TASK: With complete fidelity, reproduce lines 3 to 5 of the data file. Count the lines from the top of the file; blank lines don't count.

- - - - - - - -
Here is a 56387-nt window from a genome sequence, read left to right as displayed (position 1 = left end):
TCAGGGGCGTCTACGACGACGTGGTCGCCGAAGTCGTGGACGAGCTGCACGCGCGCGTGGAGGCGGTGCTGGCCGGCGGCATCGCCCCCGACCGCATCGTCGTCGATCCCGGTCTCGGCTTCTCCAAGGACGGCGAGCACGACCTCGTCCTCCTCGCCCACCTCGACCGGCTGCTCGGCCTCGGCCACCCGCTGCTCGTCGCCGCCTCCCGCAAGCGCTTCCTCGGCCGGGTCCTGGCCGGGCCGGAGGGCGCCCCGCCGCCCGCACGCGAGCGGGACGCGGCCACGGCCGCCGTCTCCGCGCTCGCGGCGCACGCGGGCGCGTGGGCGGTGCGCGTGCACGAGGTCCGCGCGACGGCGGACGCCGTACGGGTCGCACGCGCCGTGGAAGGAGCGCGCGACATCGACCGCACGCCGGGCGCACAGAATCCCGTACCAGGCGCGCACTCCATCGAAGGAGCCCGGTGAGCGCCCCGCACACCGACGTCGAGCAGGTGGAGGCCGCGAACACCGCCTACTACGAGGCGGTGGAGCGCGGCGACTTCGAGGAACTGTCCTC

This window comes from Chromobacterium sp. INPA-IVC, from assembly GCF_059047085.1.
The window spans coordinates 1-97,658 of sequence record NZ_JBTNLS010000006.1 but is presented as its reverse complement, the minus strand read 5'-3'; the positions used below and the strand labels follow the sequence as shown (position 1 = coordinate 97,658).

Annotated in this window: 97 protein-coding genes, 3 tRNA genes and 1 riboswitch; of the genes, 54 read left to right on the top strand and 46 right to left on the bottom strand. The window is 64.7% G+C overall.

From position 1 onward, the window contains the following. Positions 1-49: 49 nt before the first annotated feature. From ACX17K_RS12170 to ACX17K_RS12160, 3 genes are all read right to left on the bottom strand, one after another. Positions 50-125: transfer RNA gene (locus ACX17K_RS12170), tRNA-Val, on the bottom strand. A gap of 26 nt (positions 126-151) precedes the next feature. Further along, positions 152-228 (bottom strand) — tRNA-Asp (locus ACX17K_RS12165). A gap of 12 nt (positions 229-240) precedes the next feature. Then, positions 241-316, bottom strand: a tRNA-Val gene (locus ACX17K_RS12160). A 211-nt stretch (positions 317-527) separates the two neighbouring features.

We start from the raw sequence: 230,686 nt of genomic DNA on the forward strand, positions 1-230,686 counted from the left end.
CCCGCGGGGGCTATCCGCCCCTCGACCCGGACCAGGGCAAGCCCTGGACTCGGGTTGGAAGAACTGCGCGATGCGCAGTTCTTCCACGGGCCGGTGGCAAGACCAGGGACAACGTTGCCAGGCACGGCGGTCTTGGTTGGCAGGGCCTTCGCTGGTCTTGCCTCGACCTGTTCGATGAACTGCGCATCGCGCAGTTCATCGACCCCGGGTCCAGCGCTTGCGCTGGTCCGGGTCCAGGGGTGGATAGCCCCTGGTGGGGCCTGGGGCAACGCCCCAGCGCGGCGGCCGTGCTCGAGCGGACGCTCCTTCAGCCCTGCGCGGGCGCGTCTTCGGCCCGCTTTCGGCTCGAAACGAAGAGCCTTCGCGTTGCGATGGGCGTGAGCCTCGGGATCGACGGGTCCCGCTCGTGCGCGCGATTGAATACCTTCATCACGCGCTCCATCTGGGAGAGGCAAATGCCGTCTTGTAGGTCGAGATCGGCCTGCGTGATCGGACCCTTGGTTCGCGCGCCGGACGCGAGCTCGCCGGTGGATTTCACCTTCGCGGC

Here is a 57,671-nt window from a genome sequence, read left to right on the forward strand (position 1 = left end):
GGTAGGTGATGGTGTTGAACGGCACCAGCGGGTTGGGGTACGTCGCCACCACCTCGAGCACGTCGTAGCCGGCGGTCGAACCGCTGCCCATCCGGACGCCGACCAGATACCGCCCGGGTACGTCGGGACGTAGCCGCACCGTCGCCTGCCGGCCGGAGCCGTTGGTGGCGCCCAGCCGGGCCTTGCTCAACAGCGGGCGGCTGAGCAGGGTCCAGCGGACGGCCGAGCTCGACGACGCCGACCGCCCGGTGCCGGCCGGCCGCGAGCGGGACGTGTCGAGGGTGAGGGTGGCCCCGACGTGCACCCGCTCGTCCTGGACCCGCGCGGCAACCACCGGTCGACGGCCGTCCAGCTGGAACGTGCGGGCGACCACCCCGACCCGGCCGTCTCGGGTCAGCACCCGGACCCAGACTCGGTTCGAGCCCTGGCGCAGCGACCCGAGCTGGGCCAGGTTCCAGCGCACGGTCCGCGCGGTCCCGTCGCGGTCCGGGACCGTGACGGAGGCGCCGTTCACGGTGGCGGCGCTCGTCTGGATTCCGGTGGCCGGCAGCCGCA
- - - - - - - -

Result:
This window comes from Chromobacterium sp. INPA-IVC, from assembly GCF_059047085.1.
The window spans coordinates 1-97,658 of sequence record NZ_JBTNLS010000006.1 but is presented as its reverse complement, the minus strand read 5'-3'; the positions used below and the strand labels follow the sequence as shown (position 1 = coordinate 97,658).

Annotated in this window: 97 protein-coding genes, 3 tRNA genes and 1 riboswitch; of the genes, 54 read left to right on the top strand and 46 right to left on the bottom strand. The window is 64.7% G+C overall.